I am currently building a Python desktop application in PyQt/PySide which will be compiled to .exe. I am planning to use the Azure SQL database and a remote file storage (like S3).

An issue arises that the application needs passwords (credentials) to access these services and be able to upload files etc. "Hardcoding" them is obviously a wrong solution:

  1. the application could be possibly decompiled or the passwords could otherwise be accessed.
  2. the application would lose access to the services if the passwords ever changed. I will mostly know the users but I am not planning to restrict resale or installation, nor an automatic update mechanism, which means I will be unable to notify all the potential users if I change something.

I have thought of running a server (web service), like in node.js/express, to which the users would authenticate (there will be a login/accounts functionality in the application) and the service itself would be storing the actual credentials server-side, that is, the desktop client application would never have to access them directly, and the users would only be accessing the server through the client application, not the actual database.

However, I wanted as little overhead as possible, only the client + database - user authentication would be done simply through querying the database directly from the application - without a server.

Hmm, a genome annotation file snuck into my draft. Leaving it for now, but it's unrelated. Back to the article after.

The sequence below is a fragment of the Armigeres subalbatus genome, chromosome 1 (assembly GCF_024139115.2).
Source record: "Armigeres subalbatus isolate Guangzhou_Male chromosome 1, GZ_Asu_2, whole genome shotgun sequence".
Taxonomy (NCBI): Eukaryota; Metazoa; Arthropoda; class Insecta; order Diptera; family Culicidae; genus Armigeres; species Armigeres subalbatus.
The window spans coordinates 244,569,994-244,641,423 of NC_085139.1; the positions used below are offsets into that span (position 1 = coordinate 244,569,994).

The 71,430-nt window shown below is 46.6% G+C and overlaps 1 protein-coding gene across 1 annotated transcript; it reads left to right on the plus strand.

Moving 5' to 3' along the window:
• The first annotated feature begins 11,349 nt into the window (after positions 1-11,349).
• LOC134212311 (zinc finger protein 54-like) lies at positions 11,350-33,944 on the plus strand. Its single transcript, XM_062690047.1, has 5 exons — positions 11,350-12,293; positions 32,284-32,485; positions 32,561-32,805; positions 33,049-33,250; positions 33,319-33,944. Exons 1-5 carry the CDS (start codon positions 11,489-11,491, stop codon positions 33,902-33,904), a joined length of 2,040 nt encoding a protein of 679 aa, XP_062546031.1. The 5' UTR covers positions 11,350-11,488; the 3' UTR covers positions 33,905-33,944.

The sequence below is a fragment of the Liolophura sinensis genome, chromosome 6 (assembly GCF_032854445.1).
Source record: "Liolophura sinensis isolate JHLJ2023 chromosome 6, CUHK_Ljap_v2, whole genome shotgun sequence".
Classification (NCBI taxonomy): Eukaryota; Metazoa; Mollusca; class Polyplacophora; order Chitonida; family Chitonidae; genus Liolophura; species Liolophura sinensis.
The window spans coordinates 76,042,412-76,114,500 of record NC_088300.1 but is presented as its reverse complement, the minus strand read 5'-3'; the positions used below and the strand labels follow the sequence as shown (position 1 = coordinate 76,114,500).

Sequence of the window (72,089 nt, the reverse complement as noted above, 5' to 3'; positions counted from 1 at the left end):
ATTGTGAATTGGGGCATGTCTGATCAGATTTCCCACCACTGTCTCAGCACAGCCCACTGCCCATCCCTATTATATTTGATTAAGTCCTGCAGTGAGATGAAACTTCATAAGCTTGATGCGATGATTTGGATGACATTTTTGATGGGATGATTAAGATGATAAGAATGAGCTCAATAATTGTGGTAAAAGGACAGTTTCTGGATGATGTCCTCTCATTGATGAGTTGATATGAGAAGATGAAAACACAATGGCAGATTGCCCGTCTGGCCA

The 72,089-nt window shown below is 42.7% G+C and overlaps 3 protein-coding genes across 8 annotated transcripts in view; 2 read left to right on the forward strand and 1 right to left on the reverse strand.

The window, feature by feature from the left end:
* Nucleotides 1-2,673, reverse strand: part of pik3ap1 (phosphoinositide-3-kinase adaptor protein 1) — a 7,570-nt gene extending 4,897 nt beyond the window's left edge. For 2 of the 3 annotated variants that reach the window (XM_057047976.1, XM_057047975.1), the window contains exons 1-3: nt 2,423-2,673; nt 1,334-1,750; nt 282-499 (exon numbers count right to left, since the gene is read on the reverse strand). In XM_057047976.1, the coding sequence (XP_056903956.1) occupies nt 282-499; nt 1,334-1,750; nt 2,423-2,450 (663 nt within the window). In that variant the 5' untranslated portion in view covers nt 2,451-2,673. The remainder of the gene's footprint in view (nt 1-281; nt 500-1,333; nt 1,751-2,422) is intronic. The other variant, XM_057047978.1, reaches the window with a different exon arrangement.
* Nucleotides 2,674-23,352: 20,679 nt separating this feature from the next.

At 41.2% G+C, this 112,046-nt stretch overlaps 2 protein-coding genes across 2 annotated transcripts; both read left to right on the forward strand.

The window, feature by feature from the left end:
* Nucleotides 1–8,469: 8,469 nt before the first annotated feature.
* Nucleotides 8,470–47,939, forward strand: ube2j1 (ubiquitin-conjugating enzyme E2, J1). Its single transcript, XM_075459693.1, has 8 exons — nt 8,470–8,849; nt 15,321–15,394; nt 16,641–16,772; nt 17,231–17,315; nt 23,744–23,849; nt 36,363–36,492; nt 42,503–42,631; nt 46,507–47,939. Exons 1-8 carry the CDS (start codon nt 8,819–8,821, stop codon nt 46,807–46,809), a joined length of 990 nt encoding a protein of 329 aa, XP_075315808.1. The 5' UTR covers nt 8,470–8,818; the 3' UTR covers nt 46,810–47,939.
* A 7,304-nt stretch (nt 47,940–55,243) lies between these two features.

As I understand it, from reading articles and similar questions on the forum, there is no secure solution outside of running the server - is this a correct conclusion? That is, running a server is inevitable?

Thank you in advance for advice.

  • You can set up multiple database credentials for a single database.
    – Ángel
    Commented Mar 21, 2021 at 21:58

1 Answer 1


If it is important to you that your users not be able to obtain the credentials needed to access the cloud services directly, your ONLY option is the indirect access (through a server) that you mentioned.

However, there may be other options, depending on the security model of your application. For example, if each user gets their own storage (not shared between users), you could create some lightweight users (possibly via Azure Active Directory? I'm not an Azure guru. For AWS you'd just use IAM accounts) that can access the cloud services directly, and then lock down (on the cloud platforms) what those users can do (e.g. in the DB, limit the user permissions so they can only run specified stored procedures rather than having free-form access to the DB). This might also work if storage is shared but with some restrictions (like read-only access to others' data). Things like S3 tend to be very free-form, though; if you give somebody an S3 access key, you can't really control what they put in there and you can only control what they take out by limiting the buckets they can access.

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